Whiplash ★★★★½

A lot of people don't know this, but as a teenager I took up drum lessons for quite a few months. I was drumming along with everything and my mom thought it would be good for me to try and take up an instrument. I got the basics down, but between school and baseball (I believe), I didn't have the time and I'll admit, the drive, to continue further than that. I've always loved drums regardless, so when I heard about 'Whiplash', I was excited. Not just because of Miles Teller being pretty good in films lately, but because J.K. Simmons is also one of my favorite actors. The music and emotion of this film is outstanding and it may have the best score you'll hear in a film all year.

'Whiplash' follows the story of Andrew Neiman (Miles Teller), a 19-year old jazz drummer who has been accepted into Shaffer Conservatory, the best music schools in the country. Andrew aspires to be one of the great drummers, like Buddy Rich. Many of his classmates have learned that infamous teacher, Terence Fletcher (J.K. Simmons), is looking for a new drummer. Andrew successfully wins the job during a surprise audition. That night he asks out a girl, Nicole (Melissa Benoist), who works concessions at the theater he and his father (Paul Reiser) go to see films. It quickly becomes evident that Fletcher, while at first courteous, is a master manipulator that tends to harass his students. During one of his first classes, Andrew doesn't keep Fletcher's tempo and Fletcher throws a chair at him and slaps him, to motivate him to do better. Andrew is determined to win over Fletcher and to turn into one of the best drummers of all time. Even if it means that he loses his sanity and humanity in the process.

Wow. All I can say is wow. This film is one of the most captivating films of 2014. From the opening scene where Andrew is playing drums alone on a room on campus, you're hooked. The story of a young, ambitious jazz drummer trying to get to the top, getting a push from an overbearing (and borderline abusive) teacher, is one that is good, made better by the actors and director. Director Damien Chazelle, does a masterful job with everything, in just his second feature length film. The performances from Miles Teller and J.K. Simmons are outstanding. Both convey emotion to the point that they are the characters they are playing. The hard-ass Terence Flecther who's perceived rants and emotional distress are designed to push students. The hopeful, driven and determined Andrew Neiman who is on a tear to become the best jazz drummer in the world. Simmons and Miller fully embody Fletcher and Nieman. Their interactions and scenes are heavy. The rants are personal and cut deep. While there some genuine laughs at the things Fletcher says, the raw emotion Simmons and Miller bring to the interactions are perfect. The score and music are the other driving point of this film. I'll admit, I'm not a jazz connoisseur, but I've always liked the genre. When I was younger, my dad would always put on a jazz station in the car. Smooth Jazz 107.5. I think it was. Shout-out to that DFW radio station that I think closed or something. What I liked most about the film, is they way they used the drumming (and the shots of drums being played) as a way of turning the instrument into a character of its own. The harshness of a given practice session. The joy in progressing with a piece of music. The sorrow in not thinking that you can succeed in the instrument you've been playing all your life. All conveyed beautifully by Miles Teller and a drum set. The music itself is beautiful as well. Each piece of work sounds effortless and fantastic. The conclusion of the film vaults this from a good film to one that needs to be seen. I was fully entranced for the final act of the film and by the time the credits rolled, there was a big goofy grin on my face. Giving me, and anyone else who watches, the hope that hard work really can pay-off in the long run.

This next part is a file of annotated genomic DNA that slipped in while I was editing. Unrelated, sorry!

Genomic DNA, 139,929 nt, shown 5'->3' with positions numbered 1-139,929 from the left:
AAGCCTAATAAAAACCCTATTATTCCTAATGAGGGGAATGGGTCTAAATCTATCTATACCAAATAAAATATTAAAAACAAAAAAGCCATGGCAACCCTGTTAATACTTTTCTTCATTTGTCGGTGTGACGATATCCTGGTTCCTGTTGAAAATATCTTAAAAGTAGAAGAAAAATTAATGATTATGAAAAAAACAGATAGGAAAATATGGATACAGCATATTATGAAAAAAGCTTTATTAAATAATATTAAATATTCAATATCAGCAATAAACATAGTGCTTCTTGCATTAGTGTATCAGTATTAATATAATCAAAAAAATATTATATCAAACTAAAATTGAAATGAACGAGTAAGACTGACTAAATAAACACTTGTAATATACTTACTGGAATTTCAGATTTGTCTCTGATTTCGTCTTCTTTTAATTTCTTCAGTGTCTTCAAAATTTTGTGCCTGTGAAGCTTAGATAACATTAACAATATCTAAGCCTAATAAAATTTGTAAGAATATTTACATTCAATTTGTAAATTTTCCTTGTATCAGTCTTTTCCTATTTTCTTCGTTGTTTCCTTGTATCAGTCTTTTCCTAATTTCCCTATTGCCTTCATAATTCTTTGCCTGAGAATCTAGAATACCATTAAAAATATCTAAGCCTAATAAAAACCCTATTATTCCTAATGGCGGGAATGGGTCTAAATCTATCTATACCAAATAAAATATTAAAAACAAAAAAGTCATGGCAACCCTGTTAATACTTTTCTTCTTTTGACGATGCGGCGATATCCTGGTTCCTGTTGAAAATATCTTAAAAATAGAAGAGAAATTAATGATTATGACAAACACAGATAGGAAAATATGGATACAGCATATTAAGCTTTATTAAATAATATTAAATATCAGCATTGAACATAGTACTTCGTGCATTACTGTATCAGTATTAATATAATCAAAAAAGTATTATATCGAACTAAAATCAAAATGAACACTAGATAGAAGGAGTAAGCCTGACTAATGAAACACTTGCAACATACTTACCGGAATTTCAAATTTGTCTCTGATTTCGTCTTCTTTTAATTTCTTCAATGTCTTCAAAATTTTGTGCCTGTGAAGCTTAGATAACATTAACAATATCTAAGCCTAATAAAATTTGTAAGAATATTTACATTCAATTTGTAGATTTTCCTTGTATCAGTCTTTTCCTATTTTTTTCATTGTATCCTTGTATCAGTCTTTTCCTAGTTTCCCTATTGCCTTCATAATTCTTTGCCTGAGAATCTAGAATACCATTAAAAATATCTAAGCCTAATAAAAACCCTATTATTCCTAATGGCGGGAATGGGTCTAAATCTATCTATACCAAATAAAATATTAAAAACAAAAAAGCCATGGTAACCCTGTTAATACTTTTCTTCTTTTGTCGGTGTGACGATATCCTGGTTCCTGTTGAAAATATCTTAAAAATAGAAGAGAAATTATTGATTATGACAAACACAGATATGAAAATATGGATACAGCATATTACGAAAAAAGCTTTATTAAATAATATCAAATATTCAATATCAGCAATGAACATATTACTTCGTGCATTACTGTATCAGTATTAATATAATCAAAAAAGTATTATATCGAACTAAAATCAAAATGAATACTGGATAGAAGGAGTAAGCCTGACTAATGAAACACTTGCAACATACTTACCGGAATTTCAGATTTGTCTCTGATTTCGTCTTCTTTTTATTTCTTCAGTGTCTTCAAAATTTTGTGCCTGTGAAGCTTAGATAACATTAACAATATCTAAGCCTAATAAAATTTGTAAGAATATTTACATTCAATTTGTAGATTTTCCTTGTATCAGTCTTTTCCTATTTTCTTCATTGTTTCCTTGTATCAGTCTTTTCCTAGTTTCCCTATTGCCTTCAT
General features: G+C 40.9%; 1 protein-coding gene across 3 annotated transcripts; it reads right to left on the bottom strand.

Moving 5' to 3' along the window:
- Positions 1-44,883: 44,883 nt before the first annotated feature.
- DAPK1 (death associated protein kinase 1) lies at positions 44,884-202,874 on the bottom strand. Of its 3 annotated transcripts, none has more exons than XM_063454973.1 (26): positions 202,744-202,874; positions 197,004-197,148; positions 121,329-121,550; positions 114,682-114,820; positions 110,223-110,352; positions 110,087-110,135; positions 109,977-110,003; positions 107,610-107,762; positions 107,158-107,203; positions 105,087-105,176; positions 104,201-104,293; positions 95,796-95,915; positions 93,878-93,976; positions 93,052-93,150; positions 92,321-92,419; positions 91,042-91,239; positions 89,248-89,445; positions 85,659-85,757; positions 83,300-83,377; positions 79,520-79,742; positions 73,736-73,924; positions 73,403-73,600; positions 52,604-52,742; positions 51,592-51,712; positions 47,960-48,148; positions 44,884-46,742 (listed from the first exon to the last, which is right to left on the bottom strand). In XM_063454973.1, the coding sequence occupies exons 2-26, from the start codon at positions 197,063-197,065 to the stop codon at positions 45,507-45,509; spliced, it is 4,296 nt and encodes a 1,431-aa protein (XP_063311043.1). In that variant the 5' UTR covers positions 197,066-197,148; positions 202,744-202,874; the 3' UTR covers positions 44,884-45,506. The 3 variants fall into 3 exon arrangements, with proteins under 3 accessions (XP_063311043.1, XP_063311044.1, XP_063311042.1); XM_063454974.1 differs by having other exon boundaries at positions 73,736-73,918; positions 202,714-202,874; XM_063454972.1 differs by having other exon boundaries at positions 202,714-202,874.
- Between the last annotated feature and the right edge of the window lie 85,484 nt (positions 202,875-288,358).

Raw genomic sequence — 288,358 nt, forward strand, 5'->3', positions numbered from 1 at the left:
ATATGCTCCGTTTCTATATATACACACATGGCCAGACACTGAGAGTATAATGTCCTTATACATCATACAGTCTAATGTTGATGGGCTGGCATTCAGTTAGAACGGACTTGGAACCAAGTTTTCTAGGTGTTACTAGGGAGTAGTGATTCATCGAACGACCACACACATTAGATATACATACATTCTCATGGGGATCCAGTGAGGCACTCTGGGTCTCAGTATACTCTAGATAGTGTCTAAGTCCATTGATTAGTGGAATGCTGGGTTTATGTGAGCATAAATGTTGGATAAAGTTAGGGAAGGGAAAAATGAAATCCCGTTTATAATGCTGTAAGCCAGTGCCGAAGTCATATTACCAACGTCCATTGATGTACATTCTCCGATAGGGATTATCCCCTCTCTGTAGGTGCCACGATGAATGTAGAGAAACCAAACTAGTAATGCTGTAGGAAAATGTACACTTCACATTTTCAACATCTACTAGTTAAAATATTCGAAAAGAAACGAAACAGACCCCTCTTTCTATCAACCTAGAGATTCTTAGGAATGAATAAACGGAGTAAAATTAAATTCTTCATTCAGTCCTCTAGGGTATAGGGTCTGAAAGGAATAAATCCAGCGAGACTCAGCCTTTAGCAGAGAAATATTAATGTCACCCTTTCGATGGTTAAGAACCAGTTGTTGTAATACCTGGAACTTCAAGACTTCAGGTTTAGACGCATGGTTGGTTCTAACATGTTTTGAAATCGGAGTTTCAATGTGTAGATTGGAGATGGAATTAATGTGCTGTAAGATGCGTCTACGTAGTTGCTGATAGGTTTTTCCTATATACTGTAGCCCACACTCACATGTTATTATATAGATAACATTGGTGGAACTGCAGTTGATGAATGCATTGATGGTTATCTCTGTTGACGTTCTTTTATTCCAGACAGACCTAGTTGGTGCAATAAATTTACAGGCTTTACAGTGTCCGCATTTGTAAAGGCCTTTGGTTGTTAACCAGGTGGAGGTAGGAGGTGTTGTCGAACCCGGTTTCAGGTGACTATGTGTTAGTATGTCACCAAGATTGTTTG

'Whiplash' is one of those films that you won't be prepared for. I wasn't prepared for the very nice story told. I wan't prepared to be completely blown away by Miles Teller and J.K. Simmons. I wasn't prepared to be sucked in by all the awesome music. But that's what this film did, surprised the hell out of me. I had heard this film was good, but I try not to over-hype films before I see them. Damien Chazelle directs this film well and deserves just as much praise as anyone involved. Full of emotion, full of great performances and full of amazing music, 'Whiplash' deserves to be with the top films of 2014.

Matt Day liked these reviews